Conflict. It’s an inescapable part of life—especially when you’re a character in my stories. In TIES THAT BIND, a second-chance story released this week by The Wild Rose Press, the conflict between my hero and heroine isn’t so much about what happened in the past but how they each dealt with it.
In TIES THAT BIND, AEDAN ap OWEN and TESS, LADY OF BRIDSWELL each deal with their anger in hot and cold ways, respectively. This difference means each approaches conflict differently and often at odds with one another.
My heroine is icy in her fury, more likely to walk away from conflict than resolve it. In a prequel to this book, when Tess learned about Aedan’s misuse of his magical abilities, she appeared calm on the outside, as if the hurt didn’t quite touch her, and she told him to go away rather than deal with the hurt and anger of his betrayal.
Aedan, on the other hand, acts on his anger. When he learned Tess had married within a few months of his leaving, the drinking, fighting, whoring binge that followed kept medieval gossips talking for years.
For both characters, how they handled this conflict changed the course of their lives, and when they meet up five years later, they are both very different people from when they first met—a fact they both recognize immediately.
Tess stiffened at his words, and another gust of cold air blew between them, tangling a fine lace of curls that had escaped her braid. Her hair was darker now—a deep reddish auburn highlighted by strands the color of cinnamon. A memory of twining one of those curls around his finger pushed forward. The ache that followed surprised him.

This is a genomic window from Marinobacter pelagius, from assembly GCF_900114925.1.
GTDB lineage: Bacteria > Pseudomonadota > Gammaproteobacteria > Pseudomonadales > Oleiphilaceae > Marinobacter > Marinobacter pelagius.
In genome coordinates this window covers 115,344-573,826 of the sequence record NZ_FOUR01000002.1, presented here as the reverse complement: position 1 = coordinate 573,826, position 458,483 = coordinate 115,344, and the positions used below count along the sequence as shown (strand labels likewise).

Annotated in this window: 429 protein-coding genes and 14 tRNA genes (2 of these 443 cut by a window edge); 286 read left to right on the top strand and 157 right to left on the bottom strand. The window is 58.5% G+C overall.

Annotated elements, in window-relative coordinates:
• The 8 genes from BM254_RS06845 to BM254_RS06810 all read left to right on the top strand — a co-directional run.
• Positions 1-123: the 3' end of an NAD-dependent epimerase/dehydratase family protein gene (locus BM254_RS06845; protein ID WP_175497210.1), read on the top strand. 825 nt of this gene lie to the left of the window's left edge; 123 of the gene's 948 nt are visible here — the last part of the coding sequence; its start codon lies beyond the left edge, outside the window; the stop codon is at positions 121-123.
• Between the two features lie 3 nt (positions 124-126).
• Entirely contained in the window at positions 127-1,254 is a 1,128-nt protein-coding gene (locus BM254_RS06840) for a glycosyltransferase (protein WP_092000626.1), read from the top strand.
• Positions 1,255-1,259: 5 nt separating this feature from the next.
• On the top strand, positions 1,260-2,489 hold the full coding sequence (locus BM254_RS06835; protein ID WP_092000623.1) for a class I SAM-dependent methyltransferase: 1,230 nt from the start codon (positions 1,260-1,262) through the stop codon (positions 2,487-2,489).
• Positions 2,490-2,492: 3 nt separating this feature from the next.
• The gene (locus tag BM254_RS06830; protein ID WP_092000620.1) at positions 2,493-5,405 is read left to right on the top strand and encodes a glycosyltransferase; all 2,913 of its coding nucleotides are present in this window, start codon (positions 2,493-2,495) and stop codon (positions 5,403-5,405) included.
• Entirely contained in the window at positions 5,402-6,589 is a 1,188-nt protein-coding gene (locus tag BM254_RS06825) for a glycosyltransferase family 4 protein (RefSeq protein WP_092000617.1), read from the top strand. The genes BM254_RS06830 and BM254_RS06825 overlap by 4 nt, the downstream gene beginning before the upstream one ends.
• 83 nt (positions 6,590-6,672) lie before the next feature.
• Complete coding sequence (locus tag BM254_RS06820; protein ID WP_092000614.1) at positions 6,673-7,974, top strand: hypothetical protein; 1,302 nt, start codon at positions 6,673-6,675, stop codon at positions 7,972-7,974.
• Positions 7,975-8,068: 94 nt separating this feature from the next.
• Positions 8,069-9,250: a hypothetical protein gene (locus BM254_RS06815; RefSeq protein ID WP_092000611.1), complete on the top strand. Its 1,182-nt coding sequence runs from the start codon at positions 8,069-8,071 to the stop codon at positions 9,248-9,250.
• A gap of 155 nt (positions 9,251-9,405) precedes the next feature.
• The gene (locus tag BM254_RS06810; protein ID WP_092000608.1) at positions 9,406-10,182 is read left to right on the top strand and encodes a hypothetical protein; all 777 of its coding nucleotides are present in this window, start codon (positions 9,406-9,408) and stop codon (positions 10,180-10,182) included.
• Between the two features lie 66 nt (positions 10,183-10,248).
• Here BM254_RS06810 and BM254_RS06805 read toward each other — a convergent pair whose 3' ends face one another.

“My lady.” Aedan bowed low, suddenly, keenly aware that neither of them was the raw youth who had loved so carelessly years before. “How do you fare?”
She tucked away the beckoning curl. The movement set a row of tiny copper bells along her sleeve ringing. “Well enough.”
“Who is this, Tess?” The dark-haired woman at William’s side sounded as suspicious as she looked. When Aedan gave her his best grin, her dark blue eyes glinted like the sharp edge of broken sapphire.
“I am Aedan ap Owen.”
“The king’s minstrel?” Excitement and disgust warred in her expression. “We have heard about you.”
Aedan flashed his most innocent smile. “Have you?”
“Yes.” Tess looked at him as if he’d run down her dog. “The gossips say you are rich in coin and women.”
“Do they?” Her inflection carried a challenge. “They also say the Duchess of Burgundy measured your sword with both hands and found it sturdy. Now the duke’s weapon no longer leaves its sheath.”
I had fun exploring how Aedan and Tess’ core personalities would influence the way they handle conflict—although I must admit, Tess’ reaction surprised me. She’s very outspoken except when it counts most.
In your writing or reading, have you come across any interesting ways characters handle anger and conflict? How does it affect their story?
Keena Kincaid, the author of three historical romance novels with The Wild Rose Press, is celebrating the release of TIES THAT BIND, the second of her Druids of Duncarnoch series. To learn more about her or her stories, go to: http://www.keenakincaid.com. You can also find her on Facebook, Twitter and MySpace.